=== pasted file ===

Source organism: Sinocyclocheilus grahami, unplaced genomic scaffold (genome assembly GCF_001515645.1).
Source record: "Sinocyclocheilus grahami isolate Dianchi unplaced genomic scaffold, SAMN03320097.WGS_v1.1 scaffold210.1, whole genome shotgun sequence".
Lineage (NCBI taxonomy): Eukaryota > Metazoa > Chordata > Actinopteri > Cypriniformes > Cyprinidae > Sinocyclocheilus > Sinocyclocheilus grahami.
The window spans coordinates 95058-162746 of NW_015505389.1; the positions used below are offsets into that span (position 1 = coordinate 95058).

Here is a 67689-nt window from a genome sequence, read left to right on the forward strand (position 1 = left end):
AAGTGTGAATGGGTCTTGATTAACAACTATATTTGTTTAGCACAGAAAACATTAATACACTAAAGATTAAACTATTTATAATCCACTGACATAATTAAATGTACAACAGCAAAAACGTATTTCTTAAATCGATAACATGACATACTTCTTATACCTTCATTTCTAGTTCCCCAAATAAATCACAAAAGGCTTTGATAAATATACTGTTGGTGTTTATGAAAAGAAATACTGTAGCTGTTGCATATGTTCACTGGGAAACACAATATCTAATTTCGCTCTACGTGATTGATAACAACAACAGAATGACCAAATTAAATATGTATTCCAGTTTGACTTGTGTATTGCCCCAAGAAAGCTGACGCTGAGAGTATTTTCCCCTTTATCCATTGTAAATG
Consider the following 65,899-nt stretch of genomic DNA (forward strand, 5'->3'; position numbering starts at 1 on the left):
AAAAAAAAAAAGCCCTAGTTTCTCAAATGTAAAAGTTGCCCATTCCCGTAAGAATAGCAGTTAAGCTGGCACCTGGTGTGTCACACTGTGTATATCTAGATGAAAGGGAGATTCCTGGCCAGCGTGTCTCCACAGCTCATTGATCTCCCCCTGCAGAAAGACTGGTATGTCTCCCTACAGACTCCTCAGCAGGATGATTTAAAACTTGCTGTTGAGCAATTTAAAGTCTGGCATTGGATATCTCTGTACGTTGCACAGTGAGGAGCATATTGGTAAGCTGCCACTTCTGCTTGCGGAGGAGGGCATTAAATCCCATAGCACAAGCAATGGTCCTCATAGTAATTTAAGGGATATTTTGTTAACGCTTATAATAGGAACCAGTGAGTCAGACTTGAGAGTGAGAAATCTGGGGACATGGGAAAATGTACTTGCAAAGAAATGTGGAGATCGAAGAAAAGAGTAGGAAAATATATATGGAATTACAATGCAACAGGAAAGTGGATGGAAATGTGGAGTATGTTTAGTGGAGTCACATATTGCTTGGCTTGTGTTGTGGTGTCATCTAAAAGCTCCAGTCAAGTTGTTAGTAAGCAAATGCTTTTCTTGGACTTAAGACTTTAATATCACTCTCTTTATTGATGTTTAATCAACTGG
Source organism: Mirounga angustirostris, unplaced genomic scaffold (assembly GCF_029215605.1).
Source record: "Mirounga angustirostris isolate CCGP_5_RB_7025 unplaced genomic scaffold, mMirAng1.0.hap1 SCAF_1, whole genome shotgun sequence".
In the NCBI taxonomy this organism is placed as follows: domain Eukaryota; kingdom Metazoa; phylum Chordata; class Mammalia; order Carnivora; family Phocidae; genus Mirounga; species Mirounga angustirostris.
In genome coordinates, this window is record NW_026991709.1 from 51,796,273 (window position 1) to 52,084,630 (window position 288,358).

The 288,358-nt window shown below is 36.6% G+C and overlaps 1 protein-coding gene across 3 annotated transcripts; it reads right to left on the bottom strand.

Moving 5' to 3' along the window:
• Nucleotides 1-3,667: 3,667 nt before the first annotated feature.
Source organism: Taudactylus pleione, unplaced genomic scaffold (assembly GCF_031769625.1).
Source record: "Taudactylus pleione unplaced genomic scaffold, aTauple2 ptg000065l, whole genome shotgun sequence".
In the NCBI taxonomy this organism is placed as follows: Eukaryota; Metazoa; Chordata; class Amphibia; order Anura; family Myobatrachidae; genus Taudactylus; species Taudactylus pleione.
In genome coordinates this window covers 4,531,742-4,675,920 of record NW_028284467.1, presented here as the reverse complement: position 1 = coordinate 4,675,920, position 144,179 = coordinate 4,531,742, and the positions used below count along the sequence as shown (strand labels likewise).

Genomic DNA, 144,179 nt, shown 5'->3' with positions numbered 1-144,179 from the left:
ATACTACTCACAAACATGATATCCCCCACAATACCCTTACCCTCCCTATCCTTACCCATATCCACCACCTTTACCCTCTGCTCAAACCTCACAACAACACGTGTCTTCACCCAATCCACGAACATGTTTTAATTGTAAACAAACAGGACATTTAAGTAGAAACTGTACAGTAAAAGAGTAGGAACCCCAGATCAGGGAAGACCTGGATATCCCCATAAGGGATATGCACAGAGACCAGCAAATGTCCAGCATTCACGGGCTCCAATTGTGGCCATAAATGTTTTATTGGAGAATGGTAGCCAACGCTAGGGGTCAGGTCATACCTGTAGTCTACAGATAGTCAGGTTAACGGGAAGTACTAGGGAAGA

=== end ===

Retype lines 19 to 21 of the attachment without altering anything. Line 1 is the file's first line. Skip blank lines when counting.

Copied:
In genome coordinates this window covers 4,531,742-4,675,920 of record NW_028284467.1, presented here as the reverse complement: position 1 = coordinate 4,675,920, position 144,179 = coordinate 4,531,742, and the positions used below count along the sequence as shown (strand labels likewise).

Genomic DNA, 144,179 nt, shown 5'->3' with positions numbered 1-144,179 from the left:
ATACTACTCACAAACATGATATCCCCCACAATACCCTTACCCTCCCTATCCTTACCCATATCCACCACCTTTACCCTCTGCTCAAACCTCACAACAACACGTGTCTTCACCCAATCCACGAACATGTTTTAATTGTAAACAAACAGGACATTTAAGTAGAAACTGTACAGTAAAAGAGTAGGAACCCCAGATCAGGGAAGACCTGGATATCCCCATAAGGGATATGCACAGAGACCAGCAAATGTCCAGCATTCACGGGCTCCAATTGTGGCCATAAATGTTTTATTGGAGAATGGTAGCCAACGCTAGGGGTCAGGTCATACCTGTAGTCTACAGATAGTCAGGTTAACGGGAAGTACTAGGGAAGA